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In Context: James Comey’s past comments on interference in FBI investigations

In this May 3, 2017, photo then-FBI Director James Comey testifies before a Senate Judiciary Committee hearing. (AP/Carolyn Kaster) In this May 3, 2017, photo then-FBI Director James Comey testifies before a Senate Judiciary Committee hearing. (AP/Carolyn Kaster)

In this May 3, 2017, photo then-FBI Director James Comey testifies before a Senate Judiciary Committee hearing. (AP/Carolyn Kaster)

Lauren Carroll
By Lauren Carroll June 6, 2017

When former FBI Director James Comey appears before Congress, lawmakers are sure to ask him about press reports alleging President Donald Trump may have interfered in the agency’s Russia investigation.

The New York Times reported in mid May that Trump asked Comey to have the FBI back off from its investigation into ousted national security adviser Michael Flynn, according to a memo Comey wrote soon after the interaction that was described to the newspaper.

Right after the story broke, some right-wing commentators said Comey’s own testimony to Congress on May 3, days before Trump fired him, contradicted this story.

"Comey said under oath that Trump did not ask him to halt any investigation - 5/8/17," tweeted pundit Jack Posobiec, alongside a screenshot of a transcript of Comey’s May 3 testimony.

"SMOKING GUN=> Comey Under Oath: Trump NEVER Pressured FBI to Halt Investigations ‘It's Not Happened,’ " tweeted pundit Bill Mitchell.

While this viral claim seems to have lost some of its steam, we wanted to clear it up before Comey returns to Capitol Hill June 8 to answer Senate Intelligence Committee questions about Trump’s potential interference in an FBI investigation.

It’s incorrect to say Comey testified under oath that Trump never pressured the FBI to halt or alter any investigation.

The full exchange between Comey and Sen. Mazie Hirono, D-Hawaii, shows that he was talking about whether anyone at the Justice Department had tried to stifle an investigation — not the president.

Further, Comey was speaking generally about his experience at the FBI, not the Russia investigation in particular.

Hirono: "And so speaking of the independence of not just the judiciary but I'd like you to clarify the FBI's independence from the DOJ apparatus. Can the FBI conduct an investigation independent from the department of Justice. Or does the FBI have to disclose all its investigations to the DOJ? And does it have to get the Attorney General's consent?"

Comey: "Well, we work with the Department of Justice, whether that's main Justice or U.S. attorney's offices on all of our investigations.

"And so we work with them and so in a legal sense we're not independent of the Department of Justice. We are spiritually, culturally pretty independent group, and that's the way you would want it. But yes, we work with the Department of Justice on all of our investigations."

Hirono: "So if the Attorney General or senior officials at the Department of Justice opposes a specific investigation, can they halt that FBI investigation?"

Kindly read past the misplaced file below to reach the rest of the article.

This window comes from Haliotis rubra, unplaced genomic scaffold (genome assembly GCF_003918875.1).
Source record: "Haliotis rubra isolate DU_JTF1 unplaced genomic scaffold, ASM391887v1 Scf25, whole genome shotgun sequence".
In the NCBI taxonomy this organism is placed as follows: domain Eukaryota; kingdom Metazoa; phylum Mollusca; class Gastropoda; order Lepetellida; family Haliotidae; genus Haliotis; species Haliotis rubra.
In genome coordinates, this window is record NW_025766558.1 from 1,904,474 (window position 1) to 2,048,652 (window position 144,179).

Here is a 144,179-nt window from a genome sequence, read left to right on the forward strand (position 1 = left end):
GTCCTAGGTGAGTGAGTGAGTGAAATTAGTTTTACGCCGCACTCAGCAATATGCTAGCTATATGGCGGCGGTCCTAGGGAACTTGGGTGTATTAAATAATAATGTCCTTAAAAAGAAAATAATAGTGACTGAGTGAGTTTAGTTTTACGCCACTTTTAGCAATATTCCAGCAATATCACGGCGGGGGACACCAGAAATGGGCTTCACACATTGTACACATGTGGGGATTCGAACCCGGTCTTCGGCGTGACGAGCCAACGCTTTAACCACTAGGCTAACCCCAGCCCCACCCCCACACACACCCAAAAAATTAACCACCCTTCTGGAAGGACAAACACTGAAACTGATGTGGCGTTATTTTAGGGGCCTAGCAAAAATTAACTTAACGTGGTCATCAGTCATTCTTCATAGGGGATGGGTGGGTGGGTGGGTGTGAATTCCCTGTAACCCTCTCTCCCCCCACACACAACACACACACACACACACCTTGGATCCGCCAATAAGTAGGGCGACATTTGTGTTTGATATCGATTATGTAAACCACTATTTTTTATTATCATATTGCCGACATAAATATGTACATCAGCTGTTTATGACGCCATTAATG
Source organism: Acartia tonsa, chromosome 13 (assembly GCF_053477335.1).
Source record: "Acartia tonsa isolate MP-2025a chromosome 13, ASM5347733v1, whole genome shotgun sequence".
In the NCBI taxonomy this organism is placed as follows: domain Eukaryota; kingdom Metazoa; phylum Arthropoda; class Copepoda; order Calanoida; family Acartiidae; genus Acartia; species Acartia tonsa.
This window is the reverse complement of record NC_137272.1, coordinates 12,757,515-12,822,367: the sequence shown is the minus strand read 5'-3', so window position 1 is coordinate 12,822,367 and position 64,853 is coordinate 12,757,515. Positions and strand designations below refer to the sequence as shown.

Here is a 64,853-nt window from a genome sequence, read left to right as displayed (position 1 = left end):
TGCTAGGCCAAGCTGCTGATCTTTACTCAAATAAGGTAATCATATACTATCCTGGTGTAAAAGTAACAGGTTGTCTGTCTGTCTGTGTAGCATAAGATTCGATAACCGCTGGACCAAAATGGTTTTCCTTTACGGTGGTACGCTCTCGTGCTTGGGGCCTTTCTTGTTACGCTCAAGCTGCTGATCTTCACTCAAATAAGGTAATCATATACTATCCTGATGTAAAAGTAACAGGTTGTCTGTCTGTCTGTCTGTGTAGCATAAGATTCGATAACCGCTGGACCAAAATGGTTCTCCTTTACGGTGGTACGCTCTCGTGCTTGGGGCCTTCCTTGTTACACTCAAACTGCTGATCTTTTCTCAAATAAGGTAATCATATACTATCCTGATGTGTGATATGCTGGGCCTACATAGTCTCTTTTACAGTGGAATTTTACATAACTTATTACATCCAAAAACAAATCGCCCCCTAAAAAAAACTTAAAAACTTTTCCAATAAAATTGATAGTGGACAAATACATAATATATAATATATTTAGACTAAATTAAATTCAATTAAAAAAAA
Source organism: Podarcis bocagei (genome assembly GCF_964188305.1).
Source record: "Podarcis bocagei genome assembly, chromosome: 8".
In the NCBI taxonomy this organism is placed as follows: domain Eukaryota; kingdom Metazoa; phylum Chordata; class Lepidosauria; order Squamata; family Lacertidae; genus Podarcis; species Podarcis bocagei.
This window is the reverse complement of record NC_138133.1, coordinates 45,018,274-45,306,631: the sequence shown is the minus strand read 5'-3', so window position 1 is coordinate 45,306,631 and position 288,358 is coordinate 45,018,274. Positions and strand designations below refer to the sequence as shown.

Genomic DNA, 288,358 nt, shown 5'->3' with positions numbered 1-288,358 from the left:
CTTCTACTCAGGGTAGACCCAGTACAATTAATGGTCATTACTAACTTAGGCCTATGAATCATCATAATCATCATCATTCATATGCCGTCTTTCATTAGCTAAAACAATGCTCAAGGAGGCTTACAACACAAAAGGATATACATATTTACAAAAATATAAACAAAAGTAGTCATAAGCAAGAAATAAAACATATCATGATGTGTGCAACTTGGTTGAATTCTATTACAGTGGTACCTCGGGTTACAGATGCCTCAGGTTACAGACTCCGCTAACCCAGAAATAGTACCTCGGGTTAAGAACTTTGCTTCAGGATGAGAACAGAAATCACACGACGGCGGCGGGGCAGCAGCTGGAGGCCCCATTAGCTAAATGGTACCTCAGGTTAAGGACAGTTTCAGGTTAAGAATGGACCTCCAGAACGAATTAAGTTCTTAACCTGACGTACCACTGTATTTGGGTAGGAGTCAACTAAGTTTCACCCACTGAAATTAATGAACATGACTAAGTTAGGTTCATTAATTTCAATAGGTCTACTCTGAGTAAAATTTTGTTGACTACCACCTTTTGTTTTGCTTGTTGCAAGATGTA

Comey: "In theory, yes."

Hirono: "Has it happened?"

Comey: "Not in my experience. Because it would be a big deal to tell the FBI to stop doing something that — without an appropriate purpose. I mean where oftentimes they give us opinions that we don't see a case there and so you ought to stop investing resources in it. But I'm talking about a situation where we were told to stop something for a political reason, that would be a very big deal. It's not happened in my experience."

So when Comey said, "It's not happened in my experience," it appears he was talking about senior officials at the Justice Department trying to obstruct an investigation, rather than the White House or other government officials.

We should also point out a comment by FBI Acting Director Andrew McCabe, who took over after Trump fired Comey. Speaking to Congress May 11 about the Russia investigation, McCabe said, "There has been no effort to impede our investigation today."

McCabe’s comment doesn’t necessarily negate the New York Times story. McCabe was responding to a question from Sen. Marco Rubio, R-Fla., about whether Comey’s firing impacted any of the FBI’s work.

Rubio: "Mr. McCabe, can you, without going into the specific of any individual investigation, I think the American people want to know, has the dismissal of Mr. Comey in any way impeded, interrupted, stopped or negatively impacted any of the work, any investigation, or any ongoing projects at the Federal Bureau of Investigations?"

McCabe: "As you know, Senator, the work of the men and women of the FBI continues despite any changes in circumstance, any decisions. So there has been no effort to impede our investigation today. Quite simply put, sir, you cannot stop the men and women of the FBI from doing the right thing, protecting the American people, and upholding the Constitution."

What does this all mean? So far, Comey’s congressional testimony doesn’t tell us much about the truthfulness of allegations that Trump tried to impede the Russia investigation.

When Comey reappears before Congress June 8, we may get more detail.

But he might save the most interesting tidbits for the non-public session later the same day.

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In Context: James Comey’s past comments on interference in FBI investigations